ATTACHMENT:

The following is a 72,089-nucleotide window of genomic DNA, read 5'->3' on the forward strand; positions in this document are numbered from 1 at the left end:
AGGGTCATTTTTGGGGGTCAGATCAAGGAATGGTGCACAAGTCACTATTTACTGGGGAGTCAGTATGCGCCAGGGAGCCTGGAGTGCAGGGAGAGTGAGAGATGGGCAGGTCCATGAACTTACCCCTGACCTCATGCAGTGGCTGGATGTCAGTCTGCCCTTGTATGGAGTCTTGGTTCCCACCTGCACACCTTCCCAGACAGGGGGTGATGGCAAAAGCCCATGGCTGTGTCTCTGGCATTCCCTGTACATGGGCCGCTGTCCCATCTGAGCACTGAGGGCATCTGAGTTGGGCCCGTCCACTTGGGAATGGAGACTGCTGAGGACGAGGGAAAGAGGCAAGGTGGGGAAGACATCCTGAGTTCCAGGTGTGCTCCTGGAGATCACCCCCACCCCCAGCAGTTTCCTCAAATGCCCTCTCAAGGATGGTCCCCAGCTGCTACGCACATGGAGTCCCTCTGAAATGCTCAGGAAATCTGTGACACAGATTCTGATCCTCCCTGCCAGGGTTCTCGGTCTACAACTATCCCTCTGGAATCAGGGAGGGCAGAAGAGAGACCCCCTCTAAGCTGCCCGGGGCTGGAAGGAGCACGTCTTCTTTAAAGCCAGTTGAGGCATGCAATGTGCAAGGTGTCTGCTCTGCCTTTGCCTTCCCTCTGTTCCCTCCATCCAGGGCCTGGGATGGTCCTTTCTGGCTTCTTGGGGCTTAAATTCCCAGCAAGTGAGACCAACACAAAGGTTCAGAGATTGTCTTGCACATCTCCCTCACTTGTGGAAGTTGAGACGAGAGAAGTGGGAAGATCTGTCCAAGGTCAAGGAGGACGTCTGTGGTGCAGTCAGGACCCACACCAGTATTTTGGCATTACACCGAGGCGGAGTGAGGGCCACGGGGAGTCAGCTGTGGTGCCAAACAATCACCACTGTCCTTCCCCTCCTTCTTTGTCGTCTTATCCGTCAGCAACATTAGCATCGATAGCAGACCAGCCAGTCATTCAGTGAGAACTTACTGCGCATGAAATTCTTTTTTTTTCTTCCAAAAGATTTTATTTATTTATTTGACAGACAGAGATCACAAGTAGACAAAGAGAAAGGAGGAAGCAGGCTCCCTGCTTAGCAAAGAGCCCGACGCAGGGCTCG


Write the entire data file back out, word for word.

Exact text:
The following is a 72,089-nucleotide window of genomic DNA, read 5'->3' on the forward strand; positions in this document are numbered from 1 at the left end:
AGGGTCATTTTTGGGGGTCAGATCAAGGAATGGTGCACAAGTCACTATTTACTGGGGAGTCAGTATGCGCCAGGGAGCCTGGAGTGCAGGGAGAGTGAGAGATGGGCAGGTCCATGAACTTACCCCTGACCTCATGCAGTGGCTGGATGTCAGTCTGCCCTTGTATGGAGTCTTGGTTCCCACCTGCACACCTTCCCAGACAGGGGGTGATGGCAAAAGCCCATGGCTGTGTCTCTGGCATTCCCTGTACATGGGCCGCTGTCCCATCTGAGCACTGAGGGCATCTGAGTTGGGCCCGTCCACTTGGGAATGGAGACTGCTGAGGACGAGGGAAAGAGGCAAGGTGGGGAAGACATCCTGAGTTCCAGGTGTGCTCCTGGAGATCACCCCCACCCCCAGCAGTTTCCTCAAATGCCCTCTCAAGGATGGTCCCCAGCTGCTACGCACATGGAGTCCCTCTGAAATGCTCAGGAAATCTGTGACACAGATTCTGATCCTCCCTGCCAGGGTTCTCGGTCTACAACTATCCCTCTGGAATCAGGGAGGGCAGAAGAGAGACCCCCTCTAAGCTGCCCGGGGCTGGAAGGAGCACGTCTTCTTTAAAGCCAGTTGAGGCATGCAATGTGCAAGGTGTCTGCTCTGCCTTTGCCTTCCCTCTGTTCCCTCCATCCAGGGCCTGGGATGGTCCTTTCTGGCTTCTTGGGGCTTAAATTCCCAGCAAGTGAGACCAACACAAAGGTTCAGAGATTGTCTTGCACATCTCCCTCACTTGTGGAAGTTGAGACGAGAGAAGTGGGAAGATCTGTCCAAGGTCAAGGAGGACGTCTGTGGTGCAGTCAGGACCCACACCAGTATTTTGGCATTACACCGAGGCGGAGTGAGGGCCACGGGGAGTCAGCTGTGGTGCCAAACAATCACCACTGTCCTTCCCCTCCTTCTTTGTCGTCTTATCCGTCAGCAACATTAGCATCGATAGCAGACCAGCCAGTCATTCAGTGAGAACTTACTGCGCATGAAATTCTTTTTTTTTCTTCCAAAAGATTTTATTTATTTATTTGACAGACAGAGATCACAAGTAGACAAAGAGAAAGGAGGAAGCAGGCTCCCTGCTTAGCAAAGAGCCCGACGCAGGGCTCG